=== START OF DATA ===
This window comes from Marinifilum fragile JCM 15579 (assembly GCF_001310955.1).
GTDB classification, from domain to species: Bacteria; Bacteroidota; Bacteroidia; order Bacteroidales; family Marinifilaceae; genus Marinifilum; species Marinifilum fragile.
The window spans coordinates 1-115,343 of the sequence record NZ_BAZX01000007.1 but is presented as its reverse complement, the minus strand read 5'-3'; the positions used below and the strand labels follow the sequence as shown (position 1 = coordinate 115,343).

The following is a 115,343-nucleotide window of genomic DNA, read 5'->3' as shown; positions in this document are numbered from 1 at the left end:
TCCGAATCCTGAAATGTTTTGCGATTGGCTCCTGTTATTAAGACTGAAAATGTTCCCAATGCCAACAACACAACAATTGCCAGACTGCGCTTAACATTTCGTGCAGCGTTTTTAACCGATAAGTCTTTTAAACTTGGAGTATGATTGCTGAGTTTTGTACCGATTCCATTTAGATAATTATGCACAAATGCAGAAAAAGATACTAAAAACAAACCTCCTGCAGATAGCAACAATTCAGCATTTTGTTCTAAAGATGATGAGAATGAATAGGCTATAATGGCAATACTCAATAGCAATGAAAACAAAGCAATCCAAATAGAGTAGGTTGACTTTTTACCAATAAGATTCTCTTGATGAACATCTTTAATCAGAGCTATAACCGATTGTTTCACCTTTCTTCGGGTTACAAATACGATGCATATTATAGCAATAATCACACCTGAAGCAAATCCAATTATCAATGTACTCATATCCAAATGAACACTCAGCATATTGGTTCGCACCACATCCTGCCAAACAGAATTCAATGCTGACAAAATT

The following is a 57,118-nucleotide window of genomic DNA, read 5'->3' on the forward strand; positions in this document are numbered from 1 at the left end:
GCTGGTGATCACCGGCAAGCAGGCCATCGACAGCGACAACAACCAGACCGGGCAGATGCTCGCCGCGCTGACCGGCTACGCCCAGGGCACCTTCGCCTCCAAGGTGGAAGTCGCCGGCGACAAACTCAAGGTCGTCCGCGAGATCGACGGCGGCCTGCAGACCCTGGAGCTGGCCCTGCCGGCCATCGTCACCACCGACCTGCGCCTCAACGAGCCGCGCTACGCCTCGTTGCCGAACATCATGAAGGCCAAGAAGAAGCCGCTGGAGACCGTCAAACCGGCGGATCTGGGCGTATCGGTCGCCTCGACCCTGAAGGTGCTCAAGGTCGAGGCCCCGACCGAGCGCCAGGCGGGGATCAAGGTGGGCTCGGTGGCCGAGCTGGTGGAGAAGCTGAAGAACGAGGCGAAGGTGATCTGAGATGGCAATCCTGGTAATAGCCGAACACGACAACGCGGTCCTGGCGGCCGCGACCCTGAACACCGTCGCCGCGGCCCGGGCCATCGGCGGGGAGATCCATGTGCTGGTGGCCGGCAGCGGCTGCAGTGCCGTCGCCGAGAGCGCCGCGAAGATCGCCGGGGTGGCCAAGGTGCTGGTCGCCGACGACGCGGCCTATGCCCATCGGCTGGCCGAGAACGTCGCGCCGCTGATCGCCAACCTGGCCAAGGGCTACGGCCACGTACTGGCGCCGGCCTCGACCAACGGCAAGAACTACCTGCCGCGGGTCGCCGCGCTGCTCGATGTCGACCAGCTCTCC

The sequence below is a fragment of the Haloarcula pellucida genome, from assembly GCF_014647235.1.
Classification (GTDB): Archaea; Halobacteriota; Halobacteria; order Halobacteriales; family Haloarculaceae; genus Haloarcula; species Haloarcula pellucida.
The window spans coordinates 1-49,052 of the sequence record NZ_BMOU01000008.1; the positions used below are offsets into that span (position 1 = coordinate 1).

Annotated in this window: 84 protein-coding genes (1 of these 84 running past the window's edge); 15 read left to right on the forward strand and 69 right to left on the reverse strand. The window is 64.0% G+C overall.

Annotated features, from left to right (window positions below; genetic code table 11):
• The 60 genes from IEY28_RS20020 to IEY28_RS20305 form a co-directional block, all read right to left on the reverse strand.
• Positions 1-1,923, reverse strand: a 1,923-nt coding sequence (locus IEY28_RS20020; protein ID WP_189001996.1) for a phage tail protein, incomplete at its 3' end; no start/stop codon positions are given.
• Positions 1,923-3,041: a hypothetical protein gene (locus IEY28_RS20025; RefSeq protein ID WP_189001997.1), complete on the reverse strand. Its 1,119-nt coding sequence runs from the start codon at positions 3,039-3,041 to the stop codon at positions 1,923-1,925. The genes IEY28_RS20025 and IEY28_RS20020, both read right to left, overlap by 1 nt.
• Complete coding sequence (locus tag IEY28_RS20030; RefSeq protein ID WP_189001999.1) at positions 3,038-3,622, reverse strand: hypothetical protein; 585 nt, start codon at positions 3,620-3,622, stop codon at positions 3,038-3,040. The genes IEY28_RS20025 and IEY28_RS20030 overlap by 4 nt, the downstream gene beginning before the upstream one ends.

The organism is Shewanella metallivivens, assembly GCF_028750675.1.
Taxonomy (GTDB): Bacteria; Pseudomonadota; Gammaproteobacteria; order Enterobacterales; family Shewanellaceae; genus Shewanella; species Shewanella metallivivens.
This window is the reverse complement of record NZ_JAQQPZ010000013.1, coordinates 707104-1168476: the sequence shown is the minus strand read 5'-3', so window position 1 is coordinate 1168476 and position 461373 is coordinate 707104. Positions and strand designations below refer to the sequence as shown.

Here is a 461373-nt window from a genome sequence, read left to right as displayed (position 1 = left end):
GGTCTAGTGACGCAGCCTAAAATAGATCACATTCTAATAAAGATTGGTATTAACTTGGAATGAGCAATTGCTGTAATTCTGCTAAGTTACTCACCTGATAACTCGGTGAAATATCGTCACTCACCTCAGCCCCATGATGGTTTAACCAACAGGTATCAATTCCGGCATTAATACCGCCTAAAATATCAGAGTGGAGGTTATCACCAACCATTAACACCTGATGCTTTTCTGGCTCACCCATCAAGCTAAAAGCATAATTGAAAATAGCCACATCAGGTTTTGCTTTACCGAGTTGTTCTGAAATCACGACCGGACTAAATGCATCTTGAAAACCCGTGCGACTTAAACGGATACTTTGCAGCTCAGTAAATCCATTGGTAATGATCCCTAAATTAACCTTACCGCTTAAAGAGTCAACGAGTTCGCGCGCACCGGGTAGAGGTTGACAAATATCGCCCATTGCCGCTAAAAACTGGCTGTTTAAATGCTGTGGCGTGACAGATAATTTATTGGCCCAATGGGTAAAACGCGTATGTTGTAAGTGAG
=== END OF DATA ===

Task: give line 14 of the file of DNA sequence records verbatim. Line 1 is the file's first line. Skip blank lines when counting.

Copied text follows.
• Positions 1-1,923, reverse strand: a 1,923-nt coding sequence (locus IEY28_RS20020; protein ID WP_189001996.1) for a phage tail protein, incomplete at its 3' end; no start/stop codon positions are given.